To say that there’s a lot riding on WandaVision might feel like a hollow gesture; an easy way to add some grandeur to the premiere of the Vision/Scarlet Witch sit-com hitting Disney+. Sure, it’s the first of Marvel’s copious upcoming televised series, each one a serialized addition to the ever-bulging MCU of the big screen, but is there ever a reason to worry when a new, superheroic bit of cinema comes along? This is to say that, typically, we get what we expect and move on to the next thing, good or bad. The throwaway nature of so much superhero cinema in mind, WandaVision dares to be different, though whether or not that’s for the best remains to be seen after its two premiere episodes.
Dropping viewers immediately into the action (or lack thereof), WandaVision opens with Vision (Paul Bettany) and Wanda Maximoff/Scarlet Witch (Elizabeth Olsen) moving into their new home in the picturesque suburbia of Westview as newlyweds with a secret. At home, Wanda flings plates through the air with her powers, while Vision adopts a “skin” for his workday, covering up his robotic exoskeleton. The Visions aren’t your typical American couple, yet Westview is… eerily your typical American town.
At this point it’s likely a preconceived notion of WandaVision‘s audience that the series is adopting a tongue-in-cheek, vintage sitcom aesthetic, with the first episode sliding right into the laugh tracks and plot beats we could expect from a parody or the likes of The Honeymooners. A classic sitcom plot is presented, with Vision made to host his boss (Fred Melamed) for a dinner that could put his career on the line.
It’s tough to talk about WandaVision‘s developments in an episode-by-episode case because, well, it just doesn’t feel like it’s worth discussing. The self-aware, black-and-white aesthetic is present and accounted for, but WandaVision‘s juxtaposition of the familiarly-superheroic characters and their familiarly-dated new home simply doesn’t warrant any interest. The transportation of these characters--fighters of extradimensional evil--to the suburbs of mid-century America with an underlying mystery feels entirely like a gimmick that wears out any cleverness immediately. That mystery, hinted at in bits of oddness, had better be worth the laborious trek through what is, simply, an air-headed sitcom.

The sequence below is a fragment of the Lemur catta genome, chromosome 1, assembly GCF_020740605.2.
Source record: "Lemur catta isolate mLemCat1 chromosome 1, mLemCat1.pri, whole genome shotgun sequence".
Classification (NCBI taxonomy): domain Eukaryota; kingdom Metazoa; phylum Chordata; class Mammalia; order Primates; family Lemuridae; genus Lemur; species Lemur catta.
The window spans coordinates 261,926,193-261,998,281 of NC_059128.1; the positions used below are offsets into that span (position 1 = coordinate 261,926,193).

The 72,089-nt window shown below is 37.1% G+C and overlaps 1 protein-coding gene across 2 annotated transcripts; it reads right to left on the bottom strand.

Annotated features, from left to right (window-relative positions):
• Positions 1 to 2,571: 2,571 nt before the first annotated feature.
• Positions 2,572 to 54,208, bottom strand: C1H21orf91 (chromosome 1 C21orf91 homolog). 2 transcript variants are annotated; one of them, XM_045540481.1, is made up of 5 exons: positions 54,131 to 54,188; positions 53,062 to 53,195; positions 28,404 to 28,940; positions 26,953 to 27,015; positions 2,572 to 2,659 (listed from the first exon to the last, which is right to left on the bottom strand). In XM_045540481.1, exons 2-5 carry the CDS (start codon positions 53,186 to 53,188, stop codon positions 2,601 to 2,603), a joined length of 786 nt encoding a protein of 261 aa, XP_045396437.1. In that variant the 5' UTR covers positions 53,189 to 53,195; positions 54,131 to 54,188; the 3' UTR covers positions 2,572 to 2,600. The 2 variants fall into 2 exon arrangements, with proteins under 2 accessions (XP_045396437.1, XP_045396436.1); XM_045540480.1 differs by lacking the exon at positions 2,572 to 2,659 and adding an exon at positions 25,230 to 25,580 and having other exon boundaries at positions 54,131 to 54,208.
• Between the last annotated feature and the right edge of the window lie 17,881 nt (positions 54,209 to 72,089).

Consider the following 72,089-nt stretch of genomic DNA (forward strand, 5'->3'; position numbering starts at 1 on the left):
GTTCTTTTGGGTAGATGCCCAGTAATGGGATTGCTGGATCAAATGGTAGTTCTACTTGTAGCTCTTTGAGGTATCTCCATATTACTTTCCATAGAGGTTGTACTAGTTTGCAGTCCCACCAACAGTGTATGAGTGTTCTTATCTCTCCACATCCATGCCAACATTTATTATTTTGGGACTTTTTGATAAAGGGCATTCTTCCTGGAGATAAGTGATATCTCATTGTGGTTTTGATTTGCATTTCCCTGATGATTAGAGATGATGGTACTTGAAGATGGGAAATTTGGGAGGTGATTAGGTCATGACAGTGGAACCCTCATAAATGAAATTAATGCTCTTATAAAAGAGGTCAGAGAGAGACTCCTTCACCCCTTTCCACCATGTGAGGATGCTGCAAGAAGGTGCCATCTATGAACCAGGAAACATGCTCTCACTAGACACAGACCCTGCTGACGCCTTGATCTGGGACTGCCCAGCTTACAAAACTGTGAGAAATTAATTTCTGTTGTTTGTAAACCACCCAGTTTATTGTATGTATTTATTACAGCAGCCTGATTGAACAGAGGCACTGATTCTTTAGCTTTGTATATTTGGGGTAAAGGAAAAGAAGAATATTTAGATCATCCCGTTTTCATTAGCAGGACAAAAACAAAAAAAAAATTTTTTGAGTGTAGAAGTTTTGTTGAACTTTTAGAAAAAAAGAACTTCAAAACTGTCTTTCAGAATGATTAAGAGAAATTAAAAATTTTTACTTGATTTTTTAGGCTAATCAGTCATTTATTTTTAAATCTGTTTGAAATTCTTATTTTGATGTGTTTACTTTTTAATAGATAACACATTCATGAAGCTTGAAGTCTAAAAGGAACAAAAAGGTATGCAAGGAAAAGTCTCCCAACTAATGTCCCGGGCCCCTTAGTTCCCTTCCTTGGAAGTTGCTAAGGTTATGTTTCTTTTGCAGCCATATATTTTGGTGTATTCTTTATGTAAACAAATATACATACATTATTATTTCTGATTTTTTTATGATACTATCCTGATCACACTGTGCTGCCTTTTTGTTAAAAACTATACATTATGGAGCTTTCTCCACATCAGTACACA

With its first episode, WandaVision alludes to the strange circumstances our heroes find themselves under through moments of detachment and ramps up the intrigue slightly in episode two. Prompted to participate in the town’s talent show, Wanda and Vision have a wrench thrown in their plans when Vision’s decidedly-mechanical systems have a run-in with an undigested piece of chewing gum. It’s worth highlighting that Paul Bettany seems to be having a good time in the role, with his computer-like proficiency as Vision scarcely masked to comedic effect. But there just isn’t anything compelling about WandaVision thus far.
My favorite bits come from the second episode, where Wanda finds herself trying to acclimate to the rigors of suburban housewifehood by partaking in the cultlike perfectionism of the local ladies. Already harboring her superpowered secret, her discomfort with the pageantry and weird chants of the locals (“For the children…”) is due largely to Elizabeth Olsen’s grace-under-pressure. Wanda’s holding something together. Now if only the show made the waiting for that something to unravel a bit more worthwhile.
It’s a stretch to praise the show’s aesthetics, which seem to be the only aspect even slightly interesting. Yes, the series at times emulates a 21st-century vision (no pun intended) of what a “classic sitcom” might look and sound like, but to what end? The intrusion of the aforementioned odd occurrences into Westview, things like a colorized toy helicopter found in the bushes, standing out against the monochrome world, are puzzling and intriguing in theory, but ultimately feel predictable. For a series that’s being touted as something fresh and exciting for the MCU, the idea of these “breaks in the simulation” already feel tired, and that’s a problem.
Moreover, to the point of the aesthetic, the midcentury period detail rings entirely hollow; purely set-dressing. With little in the way of consideration for the social norms of the era, the I Love Lucy atmosphere is one bereft of any of the social commentary that those classic shows pack inherently, as artifacts of the time. An example would be how at one point a socially-impaired Vision mentions that one of his neighbors is actually a communist, to the nervous amusement of others. The stigmatism of foreign thought in American society, the fear of the unknown, is merely brushed off.
I understand that as WandaVision moves forward we’re to learn more about why exactly our leading couple finds themselves seemingly trapped in a bit of cheap television, and perhaps that will be intriguing? My own theories run rampant! But for the moment, with its first two episodes, WandaVision comes across as just that: Cheap television.